Cary, N.C. — An Asian Cuisine and its sister company North Carolina Culinary Ventures agreed to pay $20,000 in back wages and damages to six former employees who accused the companies of labor violations that mirror those cited in another lawsuit filed by current and former employees last month.
In a lawsuit filed in 2010, An and North Carolina Culinary Ventures were accused of requiring wait staff to participate in a tip pool that included managers.
According to the U.S. Department of Labor's Fair Labor Standards Act, tip pools are prohibited from including any employees who do not normally receive tips, including back of house employees and chefs.
Lawyers for An argued that the "allegedly ineligible employees did not have sufficient 'managerial control' to invalidate the tip pool," and those employees "received tips out of the tip pool only sporadically, and in no more than 14 weeks."
The parties were able to settle via mediation, with An and North Carolina Culinary Ventures agreeing to pay damages to the employees and cover attorney fees.
The allegations are very similar to a lawsuit filed in February by a group of current and former employees citing unpaid minimum wages and overtime compensation.
In the filing dated Feb. 21, former An server Brandon Kelly alleges that the restaurant "had a systemic company-wide policy, pattern or practice of failing to pay their employees at the appropriate statutory rate for hourly work, or for hours worked in excess of 40 each week at a rate of one and one-half their regular rate of pay."
An is also being accused of requiring servers to remit a set percentage of their tips/wages into a mandatory tip pool, which was divided with employees who were not customarily or regularly tipped. Those employees included sushi chefs and helpers and other back-of-house employees who did not interact with customers. The suit also names a back-of-house manager who was part of the tip pool.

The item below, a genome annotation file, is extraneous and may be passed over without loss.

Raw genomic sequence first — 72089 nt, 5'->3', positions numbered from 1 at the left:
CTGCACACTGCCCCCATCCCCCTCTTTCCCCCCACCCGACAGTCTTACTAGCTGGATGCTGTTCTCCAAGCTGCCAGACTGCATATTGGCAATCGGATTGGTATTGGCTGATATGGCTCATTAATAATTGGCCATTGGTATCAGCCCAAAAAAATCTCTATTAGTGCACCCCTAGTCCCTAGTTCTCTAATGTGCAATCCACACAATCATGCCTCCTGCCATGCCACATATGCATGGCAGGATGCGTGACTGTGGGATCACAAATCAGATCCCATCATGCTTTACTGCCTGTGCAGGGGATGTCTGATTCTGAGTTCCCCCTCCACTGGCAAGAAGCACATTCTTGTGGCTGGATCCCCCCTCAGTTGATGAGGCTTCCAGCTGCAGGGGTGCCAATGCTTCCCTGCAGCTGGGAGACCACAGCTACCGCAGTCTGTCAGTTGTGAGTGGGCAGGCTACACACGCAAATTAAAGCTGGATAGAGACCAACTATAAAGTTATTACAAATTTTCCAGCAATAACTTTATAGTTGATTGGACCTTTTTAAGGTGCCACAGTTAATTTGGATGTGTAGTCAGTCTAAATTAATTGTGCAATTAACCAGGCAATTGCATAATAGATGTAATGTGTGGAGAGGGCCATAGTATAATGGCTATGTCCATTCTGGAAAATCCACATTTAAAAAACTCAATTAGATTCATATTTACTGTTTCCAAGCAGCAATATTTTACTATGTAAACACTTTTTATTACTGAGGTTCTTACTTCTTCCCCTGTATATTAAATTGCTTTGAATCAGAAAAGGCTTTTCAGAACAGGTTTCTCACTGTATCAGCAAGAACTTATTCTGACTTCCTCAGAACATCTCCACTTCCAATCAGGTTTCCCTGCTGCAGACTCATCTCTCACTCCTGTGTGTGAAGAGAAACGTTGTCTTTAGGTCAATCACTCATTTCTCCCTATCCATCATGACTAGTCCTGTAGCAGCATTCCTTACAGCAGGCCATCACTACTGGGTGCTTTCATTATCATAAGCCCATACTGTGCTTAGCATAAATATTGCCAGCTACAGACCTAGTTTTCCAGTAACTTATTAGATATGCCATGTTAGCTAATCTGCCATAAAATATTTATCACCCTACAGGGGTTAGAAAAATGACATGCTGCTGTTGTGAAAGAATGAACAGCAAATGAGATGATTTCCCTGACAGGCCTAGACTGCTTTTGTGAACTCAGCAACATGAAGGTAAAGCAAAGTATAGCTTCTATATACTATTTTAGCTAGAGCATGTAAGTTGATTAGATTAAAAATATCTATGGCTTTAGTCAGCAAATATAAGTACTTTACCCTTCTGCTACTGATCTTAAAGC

The lawsuit, which was filed in the United States District Court for the Eastern District of North Carolina, was brought individually and as a class action suit.
Kelly was employed with An from June 2010 until it closed this past January. He earned at least one "Employee of the Year" award during his time there. In the suit, Kelly claims he worked about 50 hours over a six day period each week.
Wai Man Tom, a current employee of An's parent company NC Culinary Ventures, is also a plaintiff in the suit.
Since joining the company as a server in 2012, Tom alleges that he has not been paid correctly either.
In the lawsuit, it is alleged that An and its co-defendants had "internally investigated similar mandatory surrendering of tip issues in the past, including the taking of tips by employees who were not customarily tipped employees, and have thereafter terminated the employment of at least one employee connected with the tip misappropriation, and retroactively compensated other employees for their surrendered tips" in an effort to resolve similar issues.
The employees are seeking unpaid straight-time compensation, unpaid overtime compensation and illegally withheld and misappropriated tips or wages, in addition to damages and court costs.
An Asian Cuisine, which closed its doors Jan. 30, is an extension of Umstead Hotel and Spa in Cary and owned by Ann Goodnight. Each were named defendants on the lawsuit, as was SAS Institute and N.C. Culinary Ventures.
Goodnight and her husband, SAS CEO Dr. Jim Goodnight, founded An in 2006. The restaurant's culinary team was led by director Steven Devereaux Greene, who is also the executive chef of The Umstead Hotel and Spa.
Calls to legal representatives of SAS and Goodnight have not been returned.